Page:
Addressing these fundamental issues in pre-clinical studies has been hampered by several problems. Depending on the methodology used for growth factor delivery, complications may include insufficient or variable levels of VEGF in the target organ, ‘off target’ effects, insufficient duration of the stimulus, an accompanying inflammatory response and an immunological reaction. Thus, it has been difficult to determine whether a particular shortcoming is due to any of these external factors or, alternatively, due to a fundamental problem inherent to a single factor-based therapeutic angiogenesis in the adult. We sought an experimental genetic system that would circumvent the above shortcomings and allow evaluation of the performance of a particular growth factor under optimal conditions. To this end, a genetic switch was designed in a transgenic mouse system that allowed for the reversible induction of high levels of VEGF, the factor most frequently considered for therapeutic angiogenesis, exclusively at the selected target organ and was able to maintain the stimulus for the desired duration. The resultant acquired vascular network was analyzed structurally by visualizing its three-dimensional architecture and network connectivity with the aid of corrosion casting, and functionally by monitoring dynamic changes in blood oxygenation and tissue edema using magnetic resonance imaging (MRI). The results reported below, while demonstrating the promise of a VEGF-based therapy, also uncover some inherent obstacles that need to be resolved first.


A transgenic mouse system for conditional switching of VEGF expression in selected organs

To evaluate the feasibility of a VEGF-based pro-angiogenic therapy, we designed an animal model system in which a source of VEGF can be specifically induced in the target organ, steadily maintained for the desired duration and subsequently switched off. Considering previous findings that a slight deviation from the normal dosage of VEGF results in embryonic lethality (Carmeliet et al., 1996; Ferrara et al., 1996; Miquerol et al., 2000), we resorted to a conditional transgenic system for VEGF induction.

Transgenic mice expressing a tetracycline-regulated transactivator protein (tTA) exclusively in the myocardium or liver were employed as ‘driver lines’. Another transgenic line harboring a VEGF164-encoding transgene (driven by a tetracycline-responsive promoter) was used as the ‘responder line’. The respective ‘driver’ mouse was mated with the VEGF ‘responder’ animal, and pups that inherited both transgenes were selected (see scheme in Figure 1A). The onset of VEGF induction in these animals and the duration of expression were tightly controlled through the inclusion or omission of tetracycline from the drinking water (‘off’ and ‘on’ modes, respectively). Littermates that inherited only one of the two transgenes and were concomitantly subjected to the same repression/induction regime served as controls. Heart-specific induction was achieved using a driver line in which tTA expression is driven by a myosin heavy chain-α (MHCα) heart-specific promoter, previously shown to be expressed specifically by cardiomyocytes (Yu et al., 1996). Liver-specific induction was obtained by using a driver line in which tTA expression is driven by a CCAAT/enhancer binding protein β (C/EBPβ) promoter (also known as liver activator protein or PLAP), expressed primarily in hepatocytes (Kistner et al., 1996). If kept unrepressed, misexpression of VEGF in either organ led to multiple developmental defects and embryonic lethality (Dor et al., 2001; our unpublished results). Furthermore, if repression was relieved during the first 2–3 weeks after birth (when extensive growth in either organ is still ongoing), death also ensued. In contrast, in the presence of tetracycline, tTA+/VEGF+ animals were born with the expected frequency and if VEGF induction was delayed until later than 3 weeks after birth there was no lethality.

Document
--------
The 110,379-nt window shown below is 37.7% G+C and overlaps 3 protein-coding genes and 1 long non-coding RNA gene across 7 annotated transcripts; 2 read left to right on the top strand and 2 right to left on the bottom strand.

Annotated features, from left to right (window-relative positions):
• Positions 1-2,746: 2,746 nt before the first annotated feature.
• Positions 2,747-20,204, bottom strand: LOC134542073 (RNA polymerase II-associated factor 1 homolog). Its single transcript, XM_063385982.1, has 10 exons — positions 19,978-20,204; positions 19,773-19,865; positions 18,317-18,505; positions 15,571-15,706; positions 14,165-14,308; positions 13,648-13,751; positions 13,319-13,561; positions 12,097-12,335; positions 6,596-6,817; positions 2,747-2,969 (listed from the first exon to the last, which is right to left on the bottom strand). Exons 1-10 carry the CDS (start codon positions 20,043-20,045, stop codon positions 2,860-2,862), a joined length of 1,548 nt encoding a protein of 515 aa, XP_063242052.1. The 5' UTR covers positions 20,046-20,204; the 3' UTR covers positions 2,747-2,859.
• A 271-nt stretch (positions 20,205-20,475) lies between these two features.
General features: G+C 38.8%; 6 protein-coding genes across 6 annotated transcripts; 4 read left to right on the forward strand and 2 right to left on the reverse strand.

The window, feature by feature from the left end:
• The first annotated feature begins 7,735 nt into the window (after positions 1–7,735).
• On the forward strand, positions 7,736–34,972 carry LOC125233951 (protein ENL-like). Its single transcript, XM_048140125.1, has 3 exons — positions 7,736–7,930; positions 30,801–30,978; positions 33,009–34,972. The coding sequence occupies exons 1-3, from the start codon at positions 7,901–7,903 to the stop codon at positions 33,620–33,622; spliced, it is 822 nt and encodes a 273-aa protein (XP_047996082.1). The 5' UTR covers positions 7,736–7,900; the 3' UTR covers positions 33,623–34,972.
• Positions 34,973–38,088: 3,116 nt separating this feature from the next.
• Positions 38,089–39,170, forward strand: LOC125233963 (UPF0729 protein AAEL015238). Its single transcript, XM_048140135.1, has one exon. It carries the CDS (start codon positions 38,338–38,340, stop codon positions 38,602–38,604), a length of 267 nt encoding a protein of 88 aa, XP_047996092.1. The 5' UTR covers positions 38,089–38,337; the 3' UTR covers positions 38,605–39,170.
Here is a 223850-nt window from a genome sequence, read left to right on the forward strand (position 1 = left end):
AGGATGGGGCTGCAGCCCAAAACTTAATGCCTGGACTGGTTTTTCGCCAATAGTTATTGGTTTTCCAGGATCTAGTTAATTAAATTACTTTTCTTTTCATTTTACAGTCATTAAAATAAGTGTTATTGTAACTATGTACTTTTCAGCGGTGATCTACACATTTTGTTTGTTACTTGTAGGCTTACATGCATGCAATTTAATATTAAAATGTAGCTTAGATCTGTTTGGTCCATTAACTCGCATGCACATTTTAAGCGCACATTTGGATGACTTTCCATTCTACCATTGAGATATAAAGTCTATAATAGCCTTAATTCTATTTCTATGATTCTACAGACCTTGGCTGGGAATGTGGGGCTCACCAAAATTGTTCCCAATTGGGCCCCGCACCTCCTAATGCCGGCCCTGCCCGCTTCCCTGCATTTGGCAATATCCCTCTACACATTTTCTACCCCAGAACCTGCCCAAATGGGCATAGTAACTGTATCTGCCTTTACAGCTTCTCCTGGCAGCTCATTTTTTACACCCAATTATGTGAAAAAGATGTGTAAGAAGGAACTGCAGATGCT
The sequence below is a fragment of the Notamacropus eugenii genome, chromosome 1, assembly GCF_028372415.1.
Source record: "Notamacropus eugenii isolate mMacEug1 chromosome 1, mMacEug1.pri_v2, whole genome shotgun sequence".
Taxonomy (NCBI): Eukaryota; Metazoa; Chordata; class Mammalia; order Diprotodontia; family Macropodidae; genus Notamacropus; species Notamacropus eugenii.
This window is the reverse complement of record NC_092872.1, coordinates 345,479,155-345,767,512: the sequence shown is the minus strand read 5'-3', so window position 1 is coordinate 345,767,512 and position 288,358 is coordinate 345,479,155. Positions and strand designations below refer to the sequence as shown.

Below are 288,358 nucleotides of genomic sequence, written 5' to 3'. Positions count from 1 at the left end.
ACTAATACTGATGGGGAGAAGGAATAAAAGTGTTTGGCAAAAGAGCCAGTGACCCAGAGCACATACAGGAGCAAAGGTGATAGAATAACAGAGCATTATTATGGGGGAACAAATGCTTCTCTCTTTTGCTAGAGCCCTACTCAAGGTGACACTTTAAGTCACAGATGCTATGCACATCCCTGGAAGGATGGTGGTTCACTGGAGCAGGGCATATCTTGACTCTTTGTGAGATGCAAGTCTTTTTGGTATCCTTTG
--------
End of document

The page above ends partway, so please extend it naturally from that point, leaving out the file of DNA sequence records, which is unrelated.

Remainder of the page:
figure cdf186f1afigure cdf186f1b
Fig. 1. A transgenic mouse system for conditional switching of VEGF expression in the adult heart or liver. (A) Scheme of the binary transgenic system based on a tetracycline-regulated trans-activator protein driven by either a heart- or liver-specific ...

In tTA+/VEGF+ animals VEGF164 expression was strongly induced upon withdrawal of tetracycline. In situ hybridization confirmed that when driven by MHCα-tTA, expression of VEGF was induced in most, if not all, cardiomyocytes (Figure 1B) and when driven by PLAP-tTA, in most, if not all, hepatocytes (Figure 1C). This was assurance that extensive areas within the respective organ would be affected by the secreted factor.

Quantitatively, the level of VEGF expression in the myocardium was increased by ~7-fold overall (Figure 1B) and the level of VEGF in the liver was increased by ~11-fold compared with the level of endogenous VEGF (Figure 1C). The continuous production of VEGF in the liver also resulted in its accumulation in the serum to levels that are 5- to 10-fold higher than the normal level of 300 pg/ml, as determined by a VEGF enzyme-linked immunosorbent assay (ELISA). In contrast, we could not detect a significant elevation of VEGF in the serum with cardiac-specific overexpression.